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Helen Jerome Eddy
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A spoiled young rich girl is forced by misfortune to fight for survival in the slums and alleys, where she becomes involved with all manner of unpleasantness. Written by
Jim Beaver <email@example.com>
This was the 2nd film released by Mary Pickford's own production company, and each title card has her initials "MP". Using the producer's initials on title cards as a trademark was also used by DW Griffith. Griffith, Pickford, her husband Douglas Fairbanks, along with Charlie Chaplin went on to form United Artist studios one year after the release of this film in 1920. See more »
Mary Pickford's appeal as `America's Sweetheart' is very clear in this film. While many of her fellow actors use an excessively theatrical style, she is totally natural. She inhabits her character completely and, contrary to the stereotype of her films, that character is anything but sweet for most of the movie. In fact, much of the delight of watching her is in enjoying her bad behavior!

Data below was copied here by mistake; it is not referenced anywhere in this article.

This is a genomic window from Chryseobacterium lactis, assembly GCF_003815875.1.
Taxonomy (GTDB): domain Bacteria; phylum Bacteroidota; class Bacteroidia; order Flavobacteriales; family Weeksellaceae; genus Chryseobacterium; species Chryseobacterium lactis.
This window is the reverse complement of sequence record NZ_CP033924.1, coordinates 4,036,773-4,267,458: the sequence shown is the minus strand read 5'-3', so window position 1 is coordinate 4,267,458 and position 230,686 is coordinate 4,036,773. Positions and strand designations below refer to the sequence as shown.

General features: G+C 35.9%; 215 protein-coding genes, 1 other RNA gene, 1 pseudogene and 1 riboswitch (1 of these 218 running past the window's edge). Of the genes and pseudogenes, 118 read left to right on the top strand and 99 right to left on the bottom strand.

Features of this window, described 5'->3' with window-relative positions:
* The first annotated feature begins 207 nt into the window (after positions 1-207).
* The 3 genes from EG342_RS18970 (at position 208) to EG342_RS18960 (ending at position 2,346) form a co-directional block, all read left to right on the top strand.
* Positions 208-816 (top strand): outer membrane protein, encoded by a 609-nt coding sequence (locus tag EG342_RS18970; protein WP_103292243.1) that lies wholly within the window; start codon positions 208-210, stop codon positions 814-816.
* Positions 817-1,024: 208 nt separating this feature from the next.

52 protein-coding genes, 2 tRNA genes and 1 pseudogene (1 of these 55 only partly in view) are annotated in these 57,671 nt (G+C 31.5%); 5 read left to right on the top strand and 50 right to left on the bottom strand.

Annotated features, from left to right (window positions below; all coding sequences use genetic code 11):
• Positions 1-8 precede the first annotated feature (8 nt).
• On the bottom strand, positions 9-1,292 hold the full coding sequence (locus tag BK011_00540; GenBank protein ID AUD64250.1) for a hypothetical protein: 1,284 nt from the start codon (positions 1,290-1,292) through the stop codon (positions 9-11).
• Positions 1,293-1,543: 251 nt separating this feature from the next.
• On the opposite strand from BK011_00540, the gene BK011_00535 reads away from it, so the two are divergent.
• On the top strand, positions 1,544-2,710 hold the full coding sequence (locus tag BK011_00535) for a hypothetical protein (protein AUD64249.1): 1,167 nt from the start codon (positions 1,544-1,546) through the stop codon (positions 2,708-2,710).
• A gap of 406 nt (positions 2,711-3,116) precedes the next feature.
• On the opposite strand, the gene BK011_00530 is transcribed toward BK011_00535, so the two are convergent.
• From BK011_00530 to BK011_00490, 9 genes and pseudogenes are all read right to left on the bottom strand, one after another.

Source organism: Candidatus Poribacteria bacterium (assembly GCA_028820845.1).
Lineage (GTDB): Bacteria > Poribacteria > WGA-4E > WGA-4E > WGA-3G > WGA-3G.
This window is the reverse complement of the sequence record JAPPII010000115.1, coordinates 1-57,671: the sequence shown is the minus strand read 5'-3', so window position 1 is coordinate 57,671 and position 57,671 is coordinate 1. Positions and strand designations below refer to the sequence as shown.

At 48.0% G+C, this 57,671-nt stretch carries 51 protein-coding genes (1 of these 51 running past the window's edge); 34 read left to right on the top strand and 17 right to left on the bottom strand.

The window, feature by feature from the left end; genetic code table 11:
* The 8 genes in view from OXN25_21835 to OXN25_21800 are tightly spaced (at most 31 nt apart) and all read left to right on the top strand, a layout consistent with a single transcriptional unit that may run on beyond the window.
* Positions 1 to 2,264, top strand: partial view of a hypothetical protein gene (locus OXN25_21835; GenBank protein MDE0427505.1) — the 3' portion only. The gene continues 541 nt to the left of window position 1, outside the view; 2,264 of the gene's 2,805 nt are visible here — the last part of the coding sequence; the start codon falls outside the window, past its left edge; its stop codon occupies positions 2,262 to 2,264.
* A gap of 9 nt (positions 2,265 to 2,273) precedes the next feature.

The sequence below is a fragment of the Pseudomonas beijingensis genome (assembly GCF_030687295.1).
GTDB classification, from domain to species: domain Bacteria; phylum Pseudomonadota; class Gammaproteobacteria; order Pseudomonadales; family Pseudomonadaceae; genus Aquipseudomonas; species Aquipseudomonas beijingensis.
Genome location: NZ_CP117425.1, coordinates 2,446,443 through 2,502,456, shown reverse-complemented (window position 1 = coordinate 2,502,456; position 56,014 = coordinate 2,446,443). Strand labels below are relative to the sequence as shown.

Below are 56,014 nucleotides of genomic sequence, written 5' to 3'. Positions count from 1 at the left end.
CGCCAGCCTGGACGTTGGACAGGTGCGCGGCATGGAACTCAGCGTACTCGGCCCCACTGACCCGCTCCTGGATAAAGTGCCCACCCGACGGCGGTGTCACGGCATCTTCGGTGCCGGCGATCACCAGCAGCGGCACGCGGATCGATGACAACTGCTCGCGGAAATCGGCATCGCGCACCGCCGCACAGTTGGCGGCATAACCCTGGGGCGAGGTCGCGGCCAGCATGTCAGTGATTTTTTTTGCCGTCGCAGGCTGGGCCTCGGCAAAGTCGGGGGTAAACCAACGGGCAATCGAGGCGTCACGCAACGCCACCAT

Another impressive facet of the film is the authentic-looking slum where Amy Burke (Pickford's character) spends most of her time. Although created at a Hollywood studio, the slum almost smells like old New York.
The film does employ some ethnic stereotypes common at the time but the poor characters are generally treated with affection, while the rich are seen as uncaring and in need of enlightenment. Also, it seems notable that Amy associates with ALL the kids of the slum neighborhood, not just those of her own ethnic group.
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